Force vCenter Server update to reflect .vmx changes

 

Jason Boche has a great post on updating .vmx changes.

Virtual infrastructure administrators may edit a VM’s .vmx configuration file by hand with vi or nano (my favorite) for a variety of reasons. Efficiency through bulk changes via scripting, troubleshooting a problem, adding unsupported/undocumented .vmx parameters, or a higher comfort level with command line interfaces to name just a few.

There’s an easier way that involves a lot less risk using two vimsh commands at the service console. Here are the steps:

  1. Log on to the service console on the host that the VM is registered on.
  2. In the service console, make the configuration change in the .vmx file and save it.
  3. In the service console, run the command vimsh -ne “vmsvc/getallvms” |grep <vmname> to obtain the VmID of the VM. The VmID will be the first number displayed on the left. Excluding the |grep <vmname> portion of the command will display all VMs registered on the ESX host.
    Example:
    vimsh -ne “vmsvc/getallvms” |grep knoppix
    Returns:
    80 knoppix [fusion_builder_container hundred_percent=”yes” overflow=”visible”][fusion_builder_row][fusion_builder_column type=”1_1″ background_position=”left top” background_color=”” border_size=”” border_color=”” border_style=”solid” spacing=”yes” background_image=”” background_repeat=”no-repeat” padding=”” margin_top=”0px” margin_bottom=”0px” class=”” id=”” animation_type=”” animation_speed=”0.3″ animation_direction=”left” hide_on_mobile=”no” center_content=”no” min_height=”none”][msa1000_lun3] knoppix/knoppix.vmx otherLinuxGuest vmx-04 Veeam Backup: Time [4/30/2009 5:46:41 AM], Backup host [SKYWALKER], Backup file [V:VeeamBackupsGalleon Cluster Backup.vbk]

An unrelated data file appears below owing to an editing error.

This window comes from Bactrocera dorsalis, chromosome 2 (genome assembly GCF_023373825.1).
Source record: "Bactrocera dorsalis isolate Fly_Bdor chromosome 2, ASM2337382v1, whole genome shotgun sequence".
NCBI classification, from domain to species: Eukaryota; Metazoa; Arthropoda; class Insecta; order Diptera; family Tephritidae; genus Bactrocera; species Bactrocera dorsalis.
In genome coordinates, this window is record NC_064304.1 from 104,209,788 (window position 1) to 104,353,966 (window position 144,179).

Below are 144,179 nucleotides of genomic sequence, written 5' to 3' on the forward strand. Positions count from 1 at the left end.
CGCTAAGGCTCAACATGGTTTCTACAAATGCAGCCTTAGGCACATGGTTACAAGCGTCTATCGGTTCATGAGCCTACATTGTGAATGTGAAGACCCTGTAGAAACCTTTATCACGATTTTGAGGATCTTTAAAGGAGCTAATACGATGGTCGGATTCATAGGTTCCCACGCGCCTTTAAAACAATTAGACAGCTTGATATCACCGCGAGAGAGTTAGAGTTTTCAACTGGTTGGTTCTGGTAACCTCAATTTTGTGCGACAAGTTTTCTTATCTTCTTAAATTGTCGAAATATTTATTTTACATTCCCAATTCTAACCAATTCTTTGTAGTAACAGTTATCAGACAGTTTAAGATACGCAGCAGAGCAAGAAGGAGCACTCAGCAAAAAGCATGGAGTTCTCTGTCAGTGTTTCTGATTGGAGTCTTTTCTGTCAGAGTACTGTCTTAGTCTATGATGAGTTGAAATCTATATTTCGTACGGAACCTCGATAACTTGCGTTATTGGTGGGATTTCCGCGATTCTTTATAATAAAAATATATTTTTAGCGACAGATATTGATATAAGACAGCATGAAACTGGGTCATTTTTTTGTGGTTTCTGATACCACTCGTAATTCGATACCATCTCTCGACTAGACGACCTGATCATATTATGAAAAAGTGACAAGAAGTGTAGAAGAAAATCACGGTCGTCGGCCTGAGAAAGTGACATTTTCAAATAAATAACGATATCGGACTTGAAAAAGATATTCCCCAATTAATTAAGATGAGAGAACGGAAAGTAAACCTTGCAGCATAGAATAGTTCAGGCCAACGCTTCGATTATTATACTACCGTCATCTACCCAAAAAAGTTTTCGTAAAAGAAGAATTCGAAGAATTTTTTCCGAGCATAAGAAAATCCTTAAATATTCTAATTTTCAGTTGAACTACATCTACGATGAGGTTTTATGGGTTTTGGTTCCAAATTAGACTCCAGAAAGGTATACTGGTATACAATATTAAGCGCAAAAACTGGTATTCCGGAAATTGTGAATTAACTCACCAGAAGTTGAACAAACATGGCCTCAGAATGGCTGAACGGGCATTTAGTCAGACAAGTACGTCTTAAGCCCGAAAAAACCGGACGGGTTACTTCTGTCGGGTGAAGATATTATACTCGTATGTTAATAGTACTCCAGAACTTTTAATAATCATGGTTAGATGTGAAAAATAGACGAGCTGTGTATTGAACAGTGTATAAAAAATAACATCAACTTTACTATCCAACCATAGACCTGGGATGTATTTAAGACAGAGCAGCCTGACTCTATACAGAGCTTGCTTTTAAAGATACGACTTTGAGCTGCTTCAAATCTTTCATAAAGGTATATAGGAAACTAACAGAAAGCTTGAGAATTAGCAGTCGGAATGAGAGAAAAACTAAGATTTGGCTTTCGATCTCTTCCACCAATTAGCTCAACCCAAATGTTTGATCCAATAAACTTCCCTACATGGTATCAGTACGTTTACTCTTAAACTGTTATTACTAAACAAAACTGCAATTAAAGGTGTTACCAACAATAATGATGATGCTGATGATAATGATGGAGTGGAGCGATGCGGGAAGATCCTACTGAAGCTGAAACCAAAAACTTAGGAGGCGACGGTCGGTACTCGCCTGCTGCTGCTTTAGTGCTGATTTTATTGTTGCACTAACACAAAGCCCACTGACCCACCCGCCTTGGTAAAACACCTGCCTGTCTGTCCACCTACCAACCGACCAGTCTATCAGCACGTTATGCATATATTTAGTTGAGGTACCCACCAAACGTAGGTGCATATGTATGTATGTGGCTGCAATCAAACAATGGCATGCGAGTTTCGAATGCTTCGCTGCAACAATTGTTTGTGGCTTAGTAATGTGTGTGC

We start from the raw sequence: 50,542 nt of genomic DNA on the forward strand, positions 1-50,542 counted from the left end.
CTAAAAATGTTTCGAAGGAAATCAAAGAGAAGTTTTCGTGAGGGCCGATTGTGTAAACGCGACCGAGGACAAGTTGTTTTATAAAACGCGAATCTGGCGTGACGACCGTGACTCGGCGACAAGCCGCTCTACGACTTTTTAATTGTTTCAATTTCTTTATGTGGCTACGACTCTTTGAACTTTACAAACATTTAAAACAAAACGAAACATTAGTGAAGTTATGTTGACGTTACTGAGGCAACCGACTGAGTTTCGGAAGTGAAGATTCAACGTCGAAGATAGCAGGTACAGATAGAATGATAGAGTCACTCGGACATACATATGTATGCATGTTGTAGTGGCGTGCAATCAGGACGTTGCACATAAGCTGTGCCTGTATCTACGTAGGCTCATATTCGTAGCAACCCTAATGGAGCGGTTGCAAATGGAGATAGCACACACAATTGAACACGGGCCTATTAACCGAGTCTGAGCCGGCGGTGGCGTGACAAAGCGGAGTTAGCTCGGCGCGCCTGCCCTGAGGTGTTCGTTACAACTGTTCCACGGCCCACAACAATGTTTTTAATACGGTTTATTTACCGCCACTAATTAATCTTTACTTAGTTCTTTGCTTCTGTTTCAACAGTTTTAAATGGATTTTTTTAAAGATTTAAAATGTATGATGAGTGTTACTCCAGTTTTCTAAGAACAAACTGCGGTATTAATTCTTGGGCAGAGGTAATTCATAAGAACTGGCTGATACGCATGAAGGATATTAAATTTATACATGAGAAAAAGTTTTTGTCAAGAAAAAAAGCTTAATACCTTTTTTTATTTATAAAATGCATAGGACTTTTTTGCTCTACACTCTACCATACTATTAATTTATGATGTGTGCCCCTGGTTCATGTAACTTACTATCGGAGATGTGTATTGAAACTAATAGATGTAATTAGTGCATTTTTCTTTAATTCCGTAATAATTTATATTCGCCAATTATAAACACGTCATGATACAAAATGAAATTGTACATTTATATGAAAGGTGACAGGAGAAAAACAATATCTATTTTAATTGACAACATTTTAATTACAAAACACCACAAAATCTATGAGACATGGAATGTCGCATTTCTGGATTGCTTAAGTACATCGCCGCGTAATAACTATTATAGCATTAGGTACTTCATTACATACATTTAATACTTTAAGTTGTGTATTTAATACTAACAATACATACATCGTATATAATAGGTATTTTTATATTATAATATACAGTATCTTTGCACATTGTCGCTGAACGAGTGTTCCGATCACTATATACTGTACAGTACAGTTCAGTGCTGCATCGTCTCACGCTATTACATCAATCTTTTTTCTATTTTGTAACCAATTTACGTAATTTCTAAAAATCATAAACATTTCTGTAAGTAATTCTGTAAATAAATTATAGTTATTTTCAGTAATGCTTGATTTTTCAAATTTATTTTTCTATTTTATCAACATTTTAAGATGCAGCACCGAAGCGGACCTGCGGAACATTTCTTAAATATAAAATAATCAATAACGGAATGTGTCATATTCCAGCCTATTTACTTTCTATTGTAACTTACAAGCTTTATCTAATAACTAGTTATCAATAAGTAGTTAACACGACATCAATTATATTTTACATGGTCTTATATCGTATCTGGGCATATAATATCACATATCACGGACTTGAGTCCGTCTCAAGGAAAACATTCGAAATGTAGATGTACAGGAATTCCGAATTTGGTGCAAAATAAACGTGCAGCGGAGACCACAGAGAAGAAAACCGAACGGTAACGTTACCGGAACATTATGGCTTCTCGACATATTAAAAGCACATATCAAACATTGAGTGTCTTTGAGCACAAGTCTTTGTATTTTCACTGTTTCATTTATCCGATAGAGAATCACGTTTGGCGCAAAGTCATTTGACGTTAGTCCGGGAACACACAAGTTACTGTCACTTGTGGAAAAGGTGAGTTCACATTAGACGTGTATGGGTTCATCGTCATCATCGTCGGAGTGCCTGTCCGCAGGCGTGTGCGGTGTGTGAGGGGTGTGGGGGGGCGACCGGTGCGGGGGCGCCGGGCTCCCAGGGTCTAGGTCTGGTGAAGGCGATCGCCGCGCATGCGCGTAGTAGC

4. In the service console, run the command vimsh -ne “vmsvc/reload <VmID>” using the VmID obtained in the previous step.
    Example:
    vimsh -ne “vmsvc/reload 80″
  5. After a few seconds, the configuration change will be received by the vCenter Server and will be reflected in the VIC.

vimsh is a very powerful command line tool. To check out more of its goodness, take a look at xtravirt’s vimsh documentation.

 

 

Please read the full blog post, as I didn’t cover it all.

I will make sure to give this a shot next time I get some time. Thanks Jason.

 

Source Post http://www.boche.net/blog/index.php/2009/05/02/force-vcenter-server-update-to-reflect-vmx-changes/

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Written by Roger Lund

VMware and Storage crazy man, vExpert, MN VMUG leader